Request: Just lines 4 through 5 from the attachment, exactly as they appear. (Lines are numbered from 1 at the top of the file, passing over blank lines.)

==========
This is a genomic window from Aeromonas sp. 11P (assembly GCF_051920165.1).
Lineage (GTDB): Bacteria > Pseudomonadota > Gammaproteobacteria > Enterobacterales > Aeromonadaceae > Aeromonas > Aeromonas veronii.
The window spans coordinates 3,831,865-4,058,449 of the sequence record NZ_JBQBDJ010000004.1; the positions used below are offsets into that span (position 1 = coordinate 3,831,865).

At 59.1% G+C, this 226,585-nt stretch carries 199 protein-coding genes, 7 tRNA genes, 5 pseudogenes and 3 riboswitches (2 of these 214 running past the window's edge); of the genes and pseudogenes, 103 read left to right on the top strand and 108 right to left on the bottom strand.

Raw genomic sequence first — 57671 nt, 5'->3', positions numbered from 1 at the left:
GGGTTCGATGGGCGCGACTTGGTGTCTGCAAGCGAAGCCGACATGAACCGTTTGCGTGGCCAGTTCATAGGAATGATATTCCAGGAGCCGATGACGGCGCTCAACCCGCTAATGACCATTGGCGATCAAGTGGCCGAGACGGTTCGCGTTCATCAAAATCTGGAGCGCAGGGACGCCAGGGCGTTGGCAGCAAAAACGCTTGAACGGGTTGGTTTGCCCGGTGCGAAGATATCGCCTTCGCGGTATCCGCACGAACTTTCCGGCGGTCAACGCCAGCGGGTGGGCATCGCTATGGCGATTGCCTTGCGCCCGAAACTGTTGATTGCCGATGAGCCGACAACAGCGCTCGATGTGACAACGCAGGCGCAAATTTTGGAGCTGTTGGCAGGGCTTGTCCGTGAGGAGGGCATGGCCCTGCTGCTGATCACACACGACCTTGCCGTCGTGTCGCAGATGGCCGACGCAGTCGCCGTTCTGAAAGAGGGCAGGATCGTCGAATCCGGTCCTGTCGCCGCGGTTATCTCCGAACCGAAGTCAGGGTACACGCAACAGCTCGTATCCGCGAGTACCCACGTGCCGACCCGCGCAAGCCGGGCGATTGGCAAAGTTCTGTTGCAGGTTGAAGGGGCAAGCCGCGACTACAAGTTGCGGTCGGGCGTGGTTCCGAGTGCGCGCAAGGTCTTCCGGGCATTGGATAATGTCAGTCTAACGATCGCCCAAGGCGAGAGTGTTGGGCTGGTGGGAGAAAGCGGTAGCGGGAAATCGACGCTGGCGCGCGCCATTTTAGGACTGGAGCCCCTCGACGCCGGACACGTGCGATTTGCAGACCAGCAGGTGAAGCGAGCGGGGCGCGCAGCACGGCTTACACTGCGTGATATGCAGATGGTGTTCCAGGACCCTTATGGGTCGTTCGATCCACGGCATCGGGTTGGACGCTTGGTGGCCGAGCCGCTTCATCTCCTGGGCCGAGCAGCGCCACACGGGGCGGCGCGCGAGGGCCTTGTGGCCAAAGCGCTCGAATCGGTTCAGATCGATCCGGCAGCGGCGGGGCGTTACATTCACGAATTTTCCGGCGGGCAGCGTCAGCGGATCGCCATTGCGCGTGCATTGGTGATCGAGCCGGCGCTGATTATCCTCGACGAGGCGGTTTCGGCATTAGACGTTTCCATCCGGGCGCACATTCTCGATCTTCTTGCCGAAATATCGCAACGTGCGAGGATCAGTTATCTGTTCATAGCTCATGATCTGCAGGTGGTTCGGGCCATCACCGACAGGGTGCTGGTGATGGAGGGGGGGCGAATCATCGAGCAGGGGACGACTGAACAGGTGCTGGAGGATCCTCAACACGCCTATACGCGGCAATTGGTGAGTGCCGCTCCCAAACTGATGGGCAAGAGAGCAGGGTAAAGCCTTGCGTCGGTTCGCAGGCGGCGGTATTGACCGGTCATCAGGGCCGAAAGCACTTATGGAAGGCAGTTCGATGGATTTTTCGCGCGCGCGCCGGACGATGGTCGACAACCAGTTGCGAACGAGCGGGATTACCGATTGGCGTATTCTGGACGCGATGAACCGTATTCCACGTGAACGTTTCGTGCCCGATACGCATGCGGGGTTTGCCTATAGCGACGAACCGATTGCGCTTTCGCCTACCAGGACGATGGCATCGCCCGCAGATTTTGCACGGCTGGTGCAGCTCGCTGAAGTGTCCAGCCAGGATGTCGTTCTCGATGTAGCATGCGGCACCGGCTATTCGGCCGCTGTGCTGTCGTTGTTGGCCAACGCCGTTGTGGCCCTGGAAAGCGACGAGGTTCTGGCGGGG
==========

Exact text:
At 59.1% G+C, this 226,585-nt stretch carries 199 protein-coding genes, 7 tRNA genes, 5 pseudogenes and 3 riboswitches (2 of these 214 running past the window's edge); of the genes and pseudogenes, 103 read left to right on the top strand and 108 right to left on the bottom strand.

Raw genomic sequence first — 57671 nt, 5'->3', positions numbered from 1 at the left: